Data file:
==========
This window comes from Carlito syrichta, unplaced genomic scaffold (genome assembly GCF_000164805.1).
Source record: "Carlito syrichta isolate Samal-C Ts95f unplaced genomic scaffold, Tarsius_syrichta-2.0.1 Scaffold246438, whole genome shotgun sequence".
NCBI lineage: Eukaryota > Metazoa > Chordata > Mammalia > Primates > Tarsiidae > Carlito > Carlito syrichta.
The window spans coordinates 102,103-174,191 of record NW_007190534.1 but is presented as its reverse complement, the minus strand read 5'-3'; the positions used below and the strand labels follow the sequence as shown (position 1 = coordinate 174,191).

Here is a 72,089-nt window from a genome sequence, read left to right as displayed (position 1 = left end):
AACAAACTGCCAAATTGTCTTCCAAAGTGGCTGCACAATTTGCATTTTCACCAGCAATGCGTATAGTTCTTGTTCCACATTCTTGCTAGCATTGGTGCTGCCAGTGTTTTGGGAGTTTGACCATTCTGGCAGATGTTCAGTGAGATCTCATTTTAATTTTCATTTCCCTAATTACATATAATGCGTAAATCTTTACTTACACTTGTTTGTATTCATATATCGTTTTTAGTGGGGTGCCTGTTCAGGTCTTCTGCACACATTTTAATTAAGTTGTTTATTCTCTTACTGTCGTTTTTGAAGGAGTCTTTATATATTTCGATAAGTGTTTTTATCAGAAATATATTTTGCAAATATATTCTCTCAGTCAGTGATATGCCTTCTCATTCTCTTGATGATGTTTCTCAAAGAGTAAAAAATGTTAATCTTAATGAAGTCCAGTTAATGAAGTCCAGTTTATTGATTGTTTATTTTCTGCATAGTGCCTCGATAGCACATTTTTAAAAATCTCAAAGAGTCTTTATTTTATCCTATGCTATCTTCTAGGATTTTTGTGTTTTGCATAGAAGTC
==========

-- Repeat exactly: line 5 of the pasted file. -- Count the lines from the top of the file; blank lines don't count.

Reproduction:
Here is a 72,089-nt window from a genome sequence, read left to right as displayed (position 1 = left end):